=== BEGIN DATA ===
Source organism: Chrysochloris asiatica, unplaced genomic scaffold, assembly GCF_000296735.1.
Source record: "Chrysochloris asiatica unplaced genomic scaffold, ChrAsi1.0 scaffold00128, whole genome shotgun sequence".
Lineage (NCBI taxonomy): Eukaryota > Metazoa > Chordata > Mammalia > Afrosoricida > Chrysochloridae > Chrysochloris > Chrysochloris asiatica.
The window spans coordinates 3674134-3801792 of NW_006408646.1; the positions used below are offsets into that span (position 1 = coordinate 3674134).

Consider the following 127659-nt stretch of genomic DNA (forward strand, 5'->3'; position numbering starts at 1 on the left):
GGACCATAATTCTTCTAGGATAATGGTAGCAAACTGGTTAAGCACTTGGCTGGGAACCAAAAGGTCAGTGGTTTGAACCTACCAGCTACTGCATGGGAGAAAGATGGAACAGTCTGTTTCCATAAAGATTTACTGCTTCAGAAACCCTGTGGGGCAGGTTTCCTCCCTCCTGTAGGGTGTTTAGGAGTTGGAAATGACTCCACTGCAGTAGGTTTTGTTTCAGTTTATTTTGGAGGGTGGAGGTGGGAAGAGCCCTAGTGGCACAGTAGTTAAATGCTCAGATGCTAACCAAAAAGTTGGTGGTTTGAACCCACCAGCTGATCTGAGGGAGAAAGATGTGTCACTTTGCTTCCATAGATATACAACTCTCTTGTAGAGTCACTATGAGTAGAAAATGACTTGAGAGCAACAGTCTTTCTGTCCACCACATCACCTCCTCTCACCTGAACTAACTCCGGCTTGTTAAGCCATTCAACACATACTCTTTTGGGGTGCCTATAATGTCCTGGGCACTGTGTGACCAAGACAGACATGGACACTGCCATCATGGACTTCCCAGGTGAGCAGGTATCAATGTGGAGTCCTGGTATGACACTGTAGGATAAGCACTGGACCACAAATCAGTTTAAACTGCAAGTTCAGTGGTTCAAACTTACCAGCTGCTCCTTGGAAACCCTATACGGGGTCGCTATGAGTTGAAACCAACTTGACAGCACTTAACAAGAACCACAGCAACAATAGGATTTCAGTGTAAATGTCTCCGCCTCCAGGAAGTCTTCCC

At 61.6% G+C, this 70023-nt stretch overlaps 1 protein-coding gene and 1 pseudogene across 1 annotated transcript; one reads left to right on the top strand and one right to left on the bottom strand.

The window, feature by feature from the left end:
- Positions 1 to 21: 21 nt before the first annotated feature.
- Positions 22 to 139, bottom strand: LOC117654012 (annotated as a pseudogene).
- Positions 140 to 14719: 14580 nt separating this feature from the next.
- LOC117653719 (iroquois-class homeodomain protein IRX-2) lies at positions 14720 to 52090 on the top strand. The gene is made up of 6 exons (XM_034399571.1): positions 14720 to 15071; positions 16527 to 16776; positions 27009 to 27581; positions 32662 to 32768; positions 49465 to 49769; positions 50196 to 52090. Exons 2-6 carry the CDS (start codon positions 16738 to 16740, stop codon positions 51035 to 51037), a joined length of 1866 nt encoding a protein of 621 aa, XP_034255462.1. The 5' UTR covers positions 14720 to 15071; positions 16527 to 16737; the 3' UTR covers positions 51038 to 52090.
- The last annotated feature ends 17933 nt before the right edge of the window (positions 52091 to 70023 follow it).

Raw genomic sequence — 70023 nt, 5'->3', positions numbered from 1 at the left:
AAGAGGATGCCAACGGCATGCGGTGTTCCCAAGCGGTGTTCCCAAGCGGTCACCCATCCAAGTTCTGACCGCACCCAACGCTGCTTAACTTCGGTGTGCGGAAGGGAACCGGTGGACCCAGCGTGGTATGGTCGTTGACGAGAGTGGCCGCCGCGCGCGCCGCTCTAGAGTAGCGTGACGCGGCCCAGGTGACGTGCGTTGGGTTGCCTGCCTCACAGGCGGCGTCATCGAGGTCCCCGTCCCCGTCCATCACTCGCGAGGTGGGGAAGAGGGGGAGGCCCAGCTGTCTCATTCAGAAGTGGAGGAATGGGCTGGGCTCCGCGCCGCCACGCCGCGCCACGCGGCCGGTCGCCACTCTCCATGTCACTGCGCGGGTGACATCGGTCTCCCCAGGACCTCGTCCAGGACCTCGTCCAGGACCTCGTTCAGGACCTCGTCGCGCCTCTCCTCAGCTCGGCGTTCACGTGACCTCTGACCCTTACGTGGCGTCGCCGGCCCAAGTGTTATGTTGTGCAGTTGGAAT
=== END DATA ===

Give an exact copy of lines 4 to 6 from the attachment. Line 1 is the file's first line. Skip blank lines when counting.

The window spans coordinates 3674134-3801792 of NW_006408646.1; the positions used below are offsets into that span (position 1 = coordinate 3674134).

Consider the following 127659-nt stretch of genomic DNA (forward strand, 5'->3'; position numbering starts at 1 on the left):
GGACCATAATTCTTCTAGGATAATGGTAGCAAACTGGTTAAGCACTTGGCTGGGAACCAAAAGGTCAGTGGTTTGAACCTACCAGCTACTGCATGGGAGAAAGATGGAACAGTCTGTTTCCATAAAGATTTACTGCTTCAGAAACCCTGTGGGGCAGGTTTCCTCCCTCCTGTAGGGTGTTTAGGAGTTGGAAATGACTCCACTGCAGTAGGTTTTGTTTCAGTTTATTTTGGAGGGTGGAGGTGGGAAGAGCCCTAGTGGCACAGTAGTTAAATGCTCAGATGCTAACCAAAAAGTTGGTGGTTTGAACCCACCAGCTGATCTGAGGGAGAAAGATGTGTCACTTTGCTTCCATAGATATACAACTCTCTTGTAGAGTCACTATGAGTAGAAAATGACTTGAGAGCAACAGTCTTTCTGTCCACCACATCACCTCCTCTCACCTGAACTAACTCCGGCTTGTTAAGCCATTCAACACATACTCTTTTGGGGTGCCTATAATGTCCTGGGCACTGTGTGACCAAGACAGACATGGACACTGCCATCATGGACTTCCCAGGTGAGCAGGTATCAATGTGGAGTCCTGGTATGACACTGTAGGATAAGCACTGGACCACAAATCAGTTTAAACTGCAAGTTCAGTGGTTCAAACTTACCAGCTGCTCCTTGGAAACCCTATACGGGGTCGCTATGAGTTGAAACCAACTTGACAGCACTTAACAAGAACCACAGCAACAATAGGATTTCAGTGTAAATGTCTCCGCCTCCAGGAAGTCTTCCC